5. The 2006 JAR was followed up in 2007 by an Annual Performance Assessment of the council’s children’s services. This indicated improvement in a number of key areas. The Annual Performance Assessment process, which comes to an end in its current form this year, is only a review of documentation and data provided by the council and does not include inspection fieldwork. The 2007 APA concluded that children’s services overall were grade 3.

6. The quality of the serious case review, carried out by the Local Children Safeguarding Board into the death of ‘Baby P’ was deemed by Ofsted as ‘inadequate’. Of the nine agency reviews that contributed to the overall report five were inadequate, one was adequate and three were good. The inadequate reviews significantly undermined the integrity of the serious case review.

7. In September 2008 Ofsted launched a consultation on its proposal to introduce a new ‘performance profile’ for each local authority area along with changes to the way it inspects services for looked after children and safeguarding. The consultation closes on 3 December 2008. This timetable enables responses to be considered within the wider arrangements for consulting on and developing Comprehensive Area Assessments. Ofsted will publish a report on the responses from this consultation on the Ofsted website during January 2009.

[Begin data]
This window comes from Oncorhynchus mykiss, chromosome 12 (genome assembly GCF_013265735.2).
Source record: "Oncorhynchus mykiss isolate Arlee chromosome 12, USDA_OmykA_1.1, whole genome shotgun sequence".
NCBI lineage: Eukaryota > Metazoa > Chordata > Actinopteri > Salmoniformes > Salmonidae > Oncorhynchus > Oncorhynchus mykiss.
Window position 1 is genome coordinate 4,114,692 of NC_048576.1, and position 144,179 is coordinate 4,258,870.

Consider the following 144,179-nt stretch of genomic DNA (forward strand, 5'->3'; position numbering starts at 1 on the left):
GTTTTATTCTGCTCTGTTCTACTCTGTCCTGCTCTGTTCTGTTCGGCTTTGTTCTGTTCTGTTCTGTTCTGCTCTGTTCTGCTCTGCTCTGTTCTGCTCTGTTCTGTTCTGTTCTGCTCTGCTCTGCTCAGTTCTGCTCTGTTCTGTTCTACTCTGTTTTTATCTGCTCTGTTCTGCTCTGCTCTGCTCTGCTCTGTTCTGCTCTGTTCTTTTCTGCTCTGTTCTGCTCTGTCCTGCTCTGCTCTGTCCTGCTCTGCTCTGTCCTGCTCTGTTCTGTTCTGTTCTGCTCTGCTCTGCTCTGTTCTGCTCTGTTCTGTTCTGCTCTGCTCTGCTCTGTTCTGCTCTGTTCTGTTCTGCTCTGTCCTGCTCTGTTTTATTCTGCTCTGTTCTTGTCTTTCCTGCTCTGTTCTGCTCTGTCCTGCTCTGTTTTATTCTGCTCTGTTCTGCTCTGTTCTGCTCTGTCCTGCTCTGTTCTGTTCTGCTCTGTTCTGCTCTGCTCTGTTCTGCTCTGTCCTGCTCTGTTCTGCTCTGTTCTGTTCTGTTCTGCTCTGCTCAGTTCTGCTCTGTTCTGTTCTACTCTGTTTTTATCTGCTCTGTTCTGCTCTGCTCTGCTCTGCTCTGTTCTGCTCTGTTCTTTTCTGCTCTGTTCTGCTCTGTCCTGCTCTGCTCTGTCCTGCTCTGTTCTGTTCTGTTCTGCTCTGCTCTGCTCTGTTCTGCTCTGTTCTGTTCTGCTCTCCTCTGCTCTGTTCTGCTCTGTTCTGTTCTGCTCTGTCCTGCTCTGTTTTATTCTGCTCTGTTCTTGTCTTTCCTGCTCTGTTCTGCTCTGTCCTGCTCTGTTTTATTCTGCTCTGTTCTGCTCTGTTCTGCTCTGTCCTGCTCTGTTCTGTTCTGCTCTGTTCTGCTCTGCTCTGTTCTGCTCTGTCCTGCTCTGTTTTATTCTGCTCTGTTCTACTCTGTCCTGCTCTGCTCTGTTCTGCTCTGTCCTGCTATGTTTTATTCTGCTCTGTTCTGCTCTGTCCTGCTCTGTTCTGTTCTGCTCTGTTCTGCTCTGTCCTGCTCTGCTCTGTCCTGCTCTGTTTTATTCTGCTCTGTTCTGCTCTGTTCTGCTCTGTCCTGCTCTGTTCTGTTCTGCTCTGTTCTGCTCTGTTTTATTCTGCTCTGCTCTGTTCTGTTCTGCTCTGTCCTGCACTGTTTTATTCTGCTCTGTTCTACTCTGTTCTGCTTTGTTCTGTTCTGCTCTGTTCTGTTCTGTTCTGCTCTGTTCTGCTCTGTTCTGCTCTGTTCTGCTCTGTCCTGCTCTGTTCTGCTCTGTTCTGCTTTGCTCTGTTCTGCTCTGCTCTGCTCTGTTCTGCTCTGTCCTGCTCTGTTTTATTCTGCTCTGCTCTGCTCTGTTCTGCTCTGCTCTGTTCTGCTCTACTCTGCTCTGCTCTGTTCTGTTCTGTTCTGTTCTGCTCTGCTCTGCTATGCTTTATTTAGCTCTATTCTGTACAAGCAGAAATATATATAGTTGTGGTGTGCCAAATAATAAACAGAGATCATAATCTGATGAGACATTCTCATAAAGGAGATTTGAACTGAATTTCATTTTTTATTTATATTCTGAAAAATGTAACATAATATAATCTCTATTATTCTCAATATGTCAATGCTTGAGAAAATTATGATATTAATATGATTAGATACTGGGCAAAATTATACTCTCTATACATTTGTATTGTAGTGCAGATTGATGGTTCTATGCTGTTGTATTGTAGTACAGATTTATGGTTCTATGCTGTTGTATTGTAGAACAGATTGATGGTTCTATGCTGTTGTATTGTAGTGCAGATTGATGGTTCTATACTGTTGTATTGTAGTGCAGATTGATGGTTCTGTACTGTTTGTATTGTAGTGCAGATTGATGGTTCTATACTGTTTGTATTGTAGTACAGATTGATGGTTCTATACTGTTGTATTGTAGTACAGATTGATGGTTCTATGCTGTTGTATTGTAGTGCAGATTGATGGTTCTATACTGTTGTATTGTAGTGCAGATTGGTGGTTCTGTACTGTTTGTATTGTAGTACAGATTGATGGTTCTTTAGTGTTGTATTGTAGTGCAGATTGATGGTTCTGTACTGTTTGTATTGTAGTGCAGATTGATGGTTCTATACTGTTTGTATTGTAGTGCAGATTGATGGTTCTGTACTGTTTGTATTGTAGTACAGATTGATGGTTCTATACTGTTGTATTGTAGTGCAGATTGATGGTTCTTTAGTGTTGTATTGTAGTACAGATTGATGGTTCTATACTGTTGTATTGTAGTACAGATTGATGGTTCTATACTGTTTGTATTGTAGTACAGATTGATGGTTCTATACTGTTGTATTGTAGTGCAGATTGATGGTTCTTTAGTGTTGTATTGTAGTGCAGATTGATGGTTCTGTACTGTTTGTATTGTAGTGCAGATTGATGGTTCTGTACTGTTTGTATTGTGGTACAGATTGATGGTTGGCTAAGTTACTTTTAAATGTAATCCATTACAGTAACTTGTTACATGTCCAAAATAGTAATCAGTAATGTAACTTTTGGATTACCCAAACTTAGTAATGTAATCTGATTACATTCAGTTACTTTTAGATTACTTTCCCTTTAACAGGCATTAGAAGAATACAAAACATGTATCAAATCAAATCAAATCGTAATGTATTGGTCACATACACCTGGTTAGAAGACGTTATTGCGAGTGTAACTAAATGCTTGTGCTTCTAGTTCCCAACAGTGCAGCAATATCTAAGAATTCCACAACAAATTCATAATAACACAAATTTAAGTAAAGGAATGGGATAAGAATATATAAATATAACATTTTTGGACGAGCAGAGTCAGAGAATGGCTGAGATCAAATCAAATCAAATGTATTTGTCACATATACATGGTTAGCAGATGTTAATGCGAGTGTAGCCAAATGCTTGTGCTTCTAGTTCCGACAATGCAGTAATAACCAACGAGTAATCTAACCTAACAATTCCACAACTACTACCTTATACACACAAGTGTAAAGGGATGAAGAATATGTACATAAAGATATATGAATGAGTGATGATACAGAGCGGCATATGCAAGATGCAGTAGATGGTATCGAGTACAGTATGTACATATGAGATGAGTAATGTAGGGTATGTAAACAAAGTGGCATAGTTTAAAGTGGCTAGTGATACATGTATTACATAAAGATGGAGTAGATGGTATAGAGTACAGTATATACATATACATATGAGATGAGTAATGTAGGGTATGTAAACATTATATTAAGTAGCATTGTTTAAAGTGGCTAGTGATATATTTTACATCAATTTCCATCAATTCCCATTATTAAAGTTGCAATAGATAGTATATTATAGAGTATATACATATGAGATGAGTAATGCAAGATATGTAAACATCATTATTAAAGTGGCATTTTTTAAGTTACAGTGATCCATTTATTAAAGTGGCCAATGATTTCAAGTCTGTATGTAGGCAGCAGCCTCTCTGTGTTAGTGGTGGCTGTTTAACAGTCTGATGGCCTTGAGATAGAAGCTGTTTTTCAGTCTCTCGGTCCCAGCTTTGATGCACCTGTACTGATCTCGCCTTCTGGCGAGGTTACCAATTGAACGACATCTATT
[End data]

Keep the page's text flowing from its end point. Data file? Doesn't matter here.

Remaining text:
8. The Ofsted Press Office can be contacted on 0207 421 6622 between 8.30am – 6.30pm Monday – Friday. During evenings and weekends the out-of-hours duty press officer can be reached on 07919 057359. Alternatively you can email your enquiry to pressenquiries@ofsted.gov.uk

9. The inspection was carried out by Ofsted, the Healthcare Commission and her Majesty’s Inspectorate of Constabulary. Further details of the Healthcare Commission can be found at www.healthcarecommission.org.uk; further information on Her Majesty's Inspectorate of Constabulary (HMIC) can be found at www.inspectorates.homeoffice.gov.uk/hmic